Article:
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7月27日のまにら新聞から

Filipinos want Duterte to discuss economic issues in his last SONA: survey

[ 313 words|2021.7.27|英字 ]

For his last State of the Nation Address (SONA), the public wants President Rodrigo Duterte to discuss the issues on the economy and livelihood in the country, according to a Pulse Asia survey.

In its latest survey released on Monday, Pulse Asia said 38 percent of Filipinos want to hear Duterte discuss creation of more jobs while 35 percent want to hear the improvement of the national economy.

These two issues were greatly affected due to the COVID-19 pandemic.

Filipinos also want to hear measures to control inflation (33 percent), plans to expedite the government’s COVID-19 vaccination program (31 percent), increasing workers’ pay (26 percent), improving the educational system (26 percent), measures to be taken to prevent further Chinese incursion into the country’s territory in the West Philippine Sea (25 percent), and fighting corruption in the government (24 percent).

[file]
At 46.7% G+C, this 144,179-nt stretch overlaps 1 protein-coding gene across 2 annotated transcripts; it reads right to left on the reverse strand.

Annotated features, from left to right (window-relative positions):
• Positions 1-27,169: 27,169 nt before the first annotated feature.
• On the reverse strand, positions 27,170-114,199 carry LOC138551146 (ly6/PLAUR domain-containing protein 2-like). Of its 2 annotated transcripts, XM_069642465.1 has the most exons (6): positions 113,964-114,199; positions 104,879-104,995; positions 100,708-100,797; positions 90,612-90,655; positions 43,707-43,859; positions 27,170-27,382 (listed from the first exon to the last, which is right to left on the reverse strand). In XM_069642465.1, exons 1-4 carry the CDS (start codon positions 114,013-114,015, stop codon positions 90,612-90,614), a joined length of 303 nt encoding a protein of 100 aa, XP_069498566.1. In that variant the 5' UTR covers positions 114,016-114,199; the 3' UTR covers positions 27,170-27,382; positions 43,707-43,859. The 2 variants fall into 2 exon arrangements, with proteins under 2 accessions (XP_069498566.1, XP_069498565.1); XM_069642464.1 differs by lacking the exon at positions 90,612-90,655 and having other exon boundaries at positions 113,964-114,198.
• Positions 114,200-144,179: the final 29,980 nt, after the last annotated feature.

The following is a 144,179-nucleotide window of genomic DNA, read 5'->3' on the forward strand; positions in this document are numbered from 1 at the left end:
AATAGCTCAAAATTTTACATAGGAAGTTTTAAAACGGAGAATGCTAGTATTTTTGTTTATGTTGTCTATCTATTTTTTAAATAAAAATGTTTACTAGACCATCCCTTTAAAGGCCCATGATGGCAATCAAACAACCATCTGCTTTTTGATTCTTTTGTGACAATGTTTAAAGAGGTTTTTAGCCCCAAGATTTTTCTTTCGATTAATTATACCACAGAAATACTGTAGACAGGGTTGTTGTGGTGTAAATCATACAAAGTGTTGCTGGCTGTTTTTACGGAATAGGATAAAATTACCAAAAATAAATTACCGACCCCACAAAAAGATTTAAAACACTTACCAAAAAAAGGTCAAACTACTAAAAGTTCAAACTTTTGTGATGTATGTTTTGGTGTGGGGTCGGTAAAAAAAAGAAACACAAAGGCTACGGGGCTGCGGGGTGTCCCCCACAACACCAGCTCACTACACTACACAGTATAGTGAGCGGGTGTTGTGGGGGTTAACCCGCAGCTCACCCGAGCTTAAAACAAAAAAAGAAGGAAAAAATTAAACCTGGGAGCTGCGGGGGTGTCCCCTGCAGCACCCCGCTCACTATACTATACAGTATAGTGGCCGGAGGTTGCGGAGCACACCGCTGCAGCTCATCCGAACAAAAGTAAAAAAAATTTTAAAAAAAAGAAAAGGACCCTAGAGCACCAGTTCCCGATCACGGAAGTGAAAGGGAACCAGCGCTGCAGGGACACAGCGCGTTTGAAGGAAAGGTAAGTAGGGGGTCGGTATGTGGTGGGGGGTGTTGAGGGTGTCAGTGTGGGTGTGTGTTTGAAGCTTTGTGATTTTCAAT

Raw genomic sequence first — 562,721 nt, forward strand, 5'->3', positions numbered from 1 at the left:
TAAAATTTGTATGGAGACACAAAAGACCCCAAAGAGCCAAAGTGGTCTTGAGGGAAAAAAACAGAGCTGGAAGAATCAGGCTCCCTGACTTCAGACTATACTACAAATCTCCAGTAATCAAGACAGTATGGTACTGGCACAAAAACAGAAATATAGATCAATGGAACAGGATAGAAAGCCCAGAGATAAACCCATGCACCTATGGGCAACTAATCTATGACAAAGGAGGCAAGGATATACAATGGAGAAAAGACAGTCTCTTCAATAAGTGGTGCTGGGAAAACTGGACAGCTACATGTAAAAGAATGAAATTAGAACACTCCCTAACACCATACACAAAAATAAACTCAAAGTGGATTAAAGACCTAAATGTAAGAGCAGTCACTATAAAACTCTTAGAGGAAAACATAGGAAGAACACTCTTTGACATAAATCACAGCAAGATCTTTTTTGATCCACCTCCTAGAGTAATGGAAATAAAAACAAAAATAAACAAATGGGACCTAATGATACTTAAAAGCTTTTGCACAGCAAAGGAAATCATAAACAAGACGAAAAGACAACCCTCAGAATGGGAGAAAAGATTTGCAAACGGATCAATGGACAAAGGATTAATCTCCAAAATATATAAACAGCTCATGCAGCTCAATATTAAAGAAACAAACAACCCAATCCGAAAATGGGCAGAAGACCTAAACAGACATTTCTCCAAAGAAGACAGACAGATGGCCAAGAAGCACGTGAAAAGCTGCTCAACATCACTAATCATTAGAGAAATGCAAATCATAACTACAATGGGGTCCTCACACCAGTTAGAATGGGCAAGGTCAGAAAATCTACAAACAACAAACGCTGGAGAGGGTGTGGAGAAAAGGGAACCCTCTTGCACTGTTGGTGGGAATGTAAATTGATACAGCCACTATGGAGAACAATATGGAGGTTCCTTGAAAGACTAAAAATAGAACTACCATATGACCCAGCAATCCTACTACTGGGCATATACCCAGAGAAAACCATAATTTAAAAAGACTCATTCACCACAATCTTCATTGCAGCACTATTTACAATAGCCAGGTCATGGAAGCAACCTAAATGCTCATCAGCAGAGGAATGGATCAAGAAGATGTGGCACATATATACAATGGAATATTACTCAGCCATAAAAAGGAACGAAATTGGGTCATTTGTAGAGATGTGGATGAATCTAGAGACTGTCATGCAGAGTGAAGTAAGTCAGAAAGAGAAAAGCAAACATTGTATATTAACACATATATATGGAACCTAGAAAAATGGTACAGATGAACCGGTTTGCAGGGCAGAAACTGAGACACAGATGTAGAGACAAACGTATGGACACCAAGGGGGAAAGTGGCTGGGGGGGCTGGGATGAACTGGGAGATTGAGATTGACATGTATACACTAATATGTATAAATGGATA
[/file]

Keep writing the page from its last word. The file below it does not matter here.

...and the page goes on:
However, peace (20 percent), illegal drugs (17 percent), and public trust in the government and its officials (16 percent), and charter change (7 percent) are the least issues Filipinos want to hear from the president.

Those who are living in Metro Manila, they would like Duterte to talk about inflation (48 percent) and jobs or livelihood (40 percent) while the rest of Luzon, the most preferred issues are the economy (39 percent), jobs (37 percent), the educational system (34 percent), and inflation (33 percent).

Among Visayans, the most cited issues are jobs (41 percent), COVID-19 vaccination (39 percent), and the economy (33 percent).

In Mindanao, basically the same percentages of adult residents would most like to hear Duterte discuss the following issues in his July address before Congress ? jobs (36 percent), economy (32 percent), COVID-19 vaccination (31 percent), inflation (28 percent), pay of workers (28 percent), and peace (28 percent).

The survey was conducted from June 7 ? 16, 2021 using face-to-face interviews with 2,400 representative adults 18 years old and above. Ella Dionisio/DMS